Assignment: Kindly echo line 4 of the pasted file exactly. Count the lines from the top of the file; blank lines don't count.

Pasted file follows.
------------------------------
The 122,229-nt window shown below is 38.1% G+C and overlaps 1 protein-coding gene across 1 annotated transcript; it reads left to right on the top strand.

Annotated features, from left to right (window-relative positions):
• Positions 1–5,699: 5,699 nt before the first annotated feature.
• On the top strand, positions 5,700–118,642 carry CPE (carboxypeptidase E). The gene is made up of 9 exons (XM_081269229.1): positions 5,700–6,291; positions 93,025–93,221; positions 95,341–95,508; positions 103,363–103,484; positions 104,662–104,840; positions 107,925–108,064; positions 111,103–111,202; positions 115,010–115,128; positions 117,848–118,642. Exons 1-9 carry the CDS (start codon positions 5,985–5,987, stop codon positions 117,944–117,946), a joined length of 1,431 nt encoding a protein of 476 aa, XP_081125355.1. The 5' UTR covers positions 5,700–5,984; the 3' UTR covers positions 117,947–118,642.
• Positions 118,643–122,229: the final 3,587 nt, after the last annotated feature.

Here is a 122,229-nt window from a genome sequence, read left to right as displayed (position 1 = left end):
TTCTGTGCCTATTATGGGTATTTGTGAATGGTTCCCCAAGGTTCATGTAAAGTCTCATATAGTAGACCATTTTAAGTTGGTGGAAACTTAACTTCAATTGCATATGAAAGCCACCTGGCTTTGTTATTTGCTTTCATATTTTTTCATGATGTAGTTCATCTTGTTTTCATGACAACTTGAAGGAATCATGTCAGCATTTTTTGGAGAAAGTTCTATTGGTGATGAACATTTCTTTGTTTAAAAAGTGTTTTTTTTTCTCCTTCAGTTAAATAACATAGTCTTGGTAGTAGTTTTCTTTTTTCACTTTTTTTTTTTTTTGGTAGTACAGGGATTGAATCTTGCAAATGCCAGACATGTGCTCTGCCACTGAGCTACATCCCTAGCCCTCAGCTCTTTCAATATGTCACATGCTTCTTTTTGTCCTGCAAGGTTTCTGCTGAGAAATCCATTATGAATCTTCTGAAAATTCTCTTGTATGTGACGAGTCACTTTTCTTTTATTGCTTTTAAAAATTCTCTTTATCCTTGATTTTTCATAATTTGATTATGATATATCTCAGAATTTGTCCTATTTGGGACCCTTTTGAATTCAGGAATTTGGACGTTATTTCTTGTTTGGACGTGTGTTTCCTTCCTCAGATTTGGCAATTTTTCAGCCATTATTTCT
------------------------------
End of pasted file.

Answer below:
• On the top strand, positions 5,700–118,642 carry CPE (carboxypeptidase E). The gene is made up of 9 exons (XM_081269229.1): positions 5,700–6,291; positions 93,025–93,221; positions 95,341–95,508; positions 103,363–103,484; positions 104,662–104,840; positions 107,925–108,064; positions 111,103–111,202; positions 115,010–115,128; positions 117,848–118,642. Exons 1-9 carry the CDS (start codon positions 5,985–5,987, stop codon positions 117,944–117,946), a joined length of 1,431 nt encoding a protein of 476 aa, XP_081125355.1. The 5' UTR covers positions 5,700–5,984; the 3' UTR covers positions 117,947–118,642.